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Donors commit 776bn/- towards 2012/13 budget

11th May 2012
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Tanzania`s development partners have committed USD 495 million equivalent to 776bn/- to support the government budget in the 2012/13 financial year compared to the 869.4bn/- pledged for the year ending next month.

The European Union said in a statement availed to The Guardian yesterday that General Budget Support (GBS) donors have committed themselves to disbursing more than half of their contribution in the first quarter to help the smooth implementation of the 2012/13 budget.

The EU delegation which chaired the group of twelve GBS development partners for the last year, said: “This commitment is based on three key issues: a satisfactory annual review outcome in 2011; an improved dialogue in some critical sectors over the past year; and the reforms of GBS over the last two years that have instilled a multi-year monitoring framework focused on the way public finances are spent.”

They pointed out that the events of the past few weeks have proved that domestic oversight institutions are playing an active role in analysing government performance and calling for action where underperformance is identified.

“Over the coming year continued and strong attention will be paid to the way public finances are spent by closely monitoring how the findings in the latest Controller and Auditor General’s annual report are being acted upon, including at local government level,” they said in their statement.

They stressed improvements in budget execution that mirrors the budget approved by Parliament would be important.

“We look forward to reinvigorated dialogue through the Public Expenditure Review Group in financial year 2012/2013,” they said.

The GBS annual cycle has been re-energised by strategically focusing on three core themes, which include strengthening dialogue to improve the way GBS development partners and key Government partners discuss Tanzania’s development challenges and to delivering results to ensure that development results in Tanzania are regularly monitored and reviewed.

The third category is improving accountability to increase the ability of the citizens to hold their government to account.

“These themes helped to focus the way in which the government of Tanzania and its GBS development partners have discussed the development challenges facing the country through the year,” said the partners.

The new GBS Chair – the UK’s Department for International Development is proposing to manage GBS around the same core themes when it takes over the GBS Chairperson role for one year from this month.

The partners said GBS is helping the government to get more children into school, to invest in transport infrastructure and to bring down the costs of doing business.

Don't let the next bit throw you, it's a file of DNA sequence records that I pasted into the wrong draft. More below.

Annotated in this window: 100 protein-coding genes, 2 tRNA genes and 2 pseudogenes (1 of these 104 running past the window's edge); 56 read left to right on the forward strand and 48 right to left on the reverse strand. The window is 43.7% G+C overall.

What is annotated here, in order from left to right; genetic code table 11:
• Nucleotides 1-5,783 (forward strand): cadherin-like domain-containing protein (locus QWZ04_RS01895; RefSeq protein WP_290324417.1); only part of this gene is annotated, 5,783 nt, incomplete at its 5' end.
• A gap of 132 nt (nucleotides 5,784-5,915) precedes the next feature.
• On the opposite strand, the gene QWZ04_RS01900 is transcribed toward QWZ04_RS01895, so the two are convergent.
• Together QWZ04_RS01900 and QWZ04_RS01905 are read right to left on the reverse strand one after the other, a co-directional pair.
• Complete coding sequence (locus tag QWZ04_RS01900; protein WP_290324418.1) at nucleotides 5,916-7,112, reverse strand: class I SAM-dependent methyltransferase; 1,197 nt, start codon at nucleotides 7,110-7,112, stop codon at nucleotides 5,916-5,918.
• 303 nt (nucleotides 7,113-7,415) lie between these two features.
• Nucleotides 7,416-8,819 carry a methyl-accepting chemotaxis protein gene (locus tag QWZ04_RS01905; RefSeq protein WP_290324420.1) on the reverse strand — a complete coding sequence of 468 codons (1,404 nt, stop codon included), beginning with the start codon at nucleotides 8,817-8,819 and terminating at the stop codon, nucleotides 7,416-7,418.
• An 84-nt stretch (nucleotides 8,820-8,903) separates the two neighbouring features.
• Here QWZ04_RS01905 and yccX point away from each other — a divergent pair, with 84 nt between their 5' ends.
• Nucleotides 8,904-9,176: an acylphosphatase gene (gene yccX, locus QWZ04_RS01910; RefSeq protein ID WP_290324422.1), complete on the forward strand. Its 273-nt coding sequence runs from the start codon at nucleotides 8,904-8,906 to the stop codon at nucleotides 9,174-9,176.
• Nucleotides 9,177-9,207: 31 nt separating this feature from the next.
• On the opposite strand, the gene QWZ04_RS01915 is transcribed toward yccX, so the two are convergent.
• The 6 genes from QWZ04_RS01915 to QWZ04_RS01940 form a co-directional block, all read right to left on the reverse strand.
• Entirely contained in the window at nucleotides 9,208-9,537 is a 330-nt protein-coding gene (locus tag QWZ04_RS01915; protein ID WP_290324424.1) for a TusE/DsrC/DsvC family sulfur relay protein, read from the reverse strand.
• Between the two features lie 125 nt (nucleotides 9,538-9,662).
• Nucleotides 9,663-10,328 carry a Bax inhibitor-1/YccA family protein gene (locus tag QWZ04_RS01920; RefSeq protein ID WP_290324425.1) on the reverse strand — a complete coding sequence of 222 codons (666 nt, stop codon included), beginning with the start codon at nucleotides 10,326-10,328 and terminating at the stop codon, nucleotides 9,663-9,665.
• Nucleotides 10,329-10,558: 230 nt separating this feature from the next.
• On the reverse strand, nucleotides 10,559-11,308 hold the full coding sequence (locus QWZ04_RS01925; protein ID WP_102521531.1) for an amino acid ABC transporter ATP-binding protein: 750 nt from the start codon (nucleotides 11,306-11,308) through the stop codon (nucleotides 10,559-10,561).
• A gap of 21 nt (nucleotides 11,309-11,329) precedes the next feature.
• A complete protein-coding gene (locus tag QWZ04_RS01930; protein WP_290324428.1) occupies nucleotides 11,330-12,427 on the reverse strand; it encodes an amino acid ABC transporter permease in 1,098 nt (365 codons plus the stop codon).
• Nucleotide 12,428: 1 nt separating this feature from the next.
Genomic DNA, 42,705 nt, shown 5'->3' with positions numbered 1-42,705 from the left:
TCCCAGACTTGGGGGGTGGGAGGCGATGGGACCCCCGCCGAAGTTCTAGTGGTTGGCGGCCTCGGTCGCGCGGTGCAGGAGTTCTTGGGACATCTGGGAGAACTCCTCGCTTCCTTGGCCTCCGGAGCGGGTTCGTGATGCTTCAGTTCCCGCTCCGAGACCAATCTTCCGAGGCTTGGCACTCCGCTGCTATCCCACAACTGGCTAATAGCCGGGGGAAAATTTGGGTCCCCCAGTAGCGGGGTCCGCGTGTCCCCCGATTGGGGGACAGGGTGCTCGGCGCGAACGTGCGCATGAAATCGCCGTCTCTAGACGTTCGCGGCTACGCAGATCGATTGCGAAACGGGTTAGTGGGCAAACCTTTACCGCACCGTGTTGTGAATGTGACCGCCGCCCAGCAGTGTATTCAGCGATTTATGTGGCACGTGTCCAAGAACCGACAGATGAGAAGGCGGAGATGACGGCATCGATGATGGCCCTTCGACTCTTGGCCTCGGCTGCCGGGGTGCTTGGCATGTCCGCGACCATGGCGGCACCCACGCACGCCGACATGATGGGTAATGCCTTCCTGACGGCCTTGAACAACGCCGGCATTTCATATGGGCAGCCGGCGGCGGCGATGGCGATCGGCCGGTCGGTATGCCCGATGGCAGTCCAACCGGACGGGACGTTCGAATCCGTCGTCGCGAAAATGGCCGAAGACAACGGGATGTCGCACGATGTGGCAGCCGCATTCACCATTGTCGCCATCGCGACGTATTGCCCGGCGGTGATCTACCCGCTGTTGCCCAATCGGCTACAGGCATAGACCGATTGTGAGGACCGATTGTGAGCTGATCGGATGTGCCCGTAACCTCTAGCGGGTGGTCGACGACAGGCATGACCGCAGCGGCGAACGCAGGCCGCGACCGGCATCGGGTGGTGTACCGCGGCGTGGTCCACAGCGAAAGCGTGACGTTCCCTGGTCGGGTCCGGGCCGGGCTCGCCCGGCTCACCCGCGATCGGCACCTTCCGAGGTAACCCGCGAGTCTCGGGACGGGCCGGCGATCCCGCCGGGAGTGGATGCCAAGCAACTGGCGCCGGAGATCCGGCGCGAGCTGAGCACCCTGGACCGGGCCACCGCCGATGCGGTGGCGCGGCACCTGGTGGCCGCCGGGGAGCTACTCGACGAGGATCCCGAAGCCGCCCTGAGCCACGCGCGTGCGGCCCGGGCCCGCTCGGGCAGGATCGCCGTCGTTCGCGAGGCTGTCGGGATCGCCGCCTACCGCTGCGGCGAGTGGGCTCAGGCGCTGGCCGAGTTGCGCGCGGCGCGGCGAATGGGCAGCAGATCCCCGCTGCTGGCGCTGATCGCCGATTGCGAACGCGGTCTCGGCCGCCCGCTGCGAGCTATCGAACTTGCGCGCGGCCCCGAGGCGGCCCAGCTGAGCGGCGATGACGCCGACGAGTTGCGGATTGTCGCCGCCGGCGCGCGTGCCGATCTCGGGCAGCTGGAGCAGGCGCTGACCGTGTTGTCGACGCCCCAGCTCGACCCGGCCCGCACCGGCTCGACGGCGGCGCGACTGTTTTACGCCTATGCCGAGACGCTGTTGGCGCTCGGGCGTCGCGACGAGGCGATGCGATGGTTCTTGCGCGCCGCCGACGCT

Notable results tracked in 2011 included the delivery of annual capitation grants of 25,000/- per student to all government secondary schools, and the reduction in the number of days taken by Business Registration and Licensing Agency (BRELA) to register a company from 6.9 days in 2009 to 3 days in 2011.

Partners said challenges remained however, exemplified by the crisis in the energy sector, adding: “The quality of education was also in and out of the media focus with attention focusing on the poor Standard Four pass rates and the recent report by the CAG which shows a 41 percent shortfall in development budget transfers compared to the budget approved by Parliament.”

They said figures based on Bank of Tanzania May 2 exchange rates and the way in which the GBS development partners and key Tanzanian stakeholders discuss corruption has improved. A high level dialogue was put in place in 2011 and ran the course of the year to provide a formal structure to discuss the active fight against corruption.

The high level dialogue around corruption is expected to continue in 2012 and results from these processes will be tracked through the year, the partners said.

They stressed that clear results in the fight against corruption are crucial for economic and social development in Tanzania as well as for GBS to be an efficient and effective development cooperation instrument.

The EU Ambassador to Tanzania, Filiberto Ceriani Sebregondi, said the improved set of results posted in 2011 must be sustained.

“Throughout the coming year the GBS development partners will closely monitor the openness and transparency of the budget and the value for money Tanzanian citizens get from Government expenditure. We will also pay close attention to Government's implementation of the CAG report recommendations,” he noted

The EU Ambassador also said the year ahead will also see a renewed focus on a selected set of issues such as management of natural resources which is a critical component of Tanzania moving beyond aid and increasingly relying on revenues from agriculture and its mineral and potential gas reserves.

The partners offering budget support include the African Development Bank, Canada, Denmark, European Union, Finland, Germany, Ireland, Japan, Norway, Sweden, United Kingdom and the World Bank.

SOURCE: THE GUARDIAN
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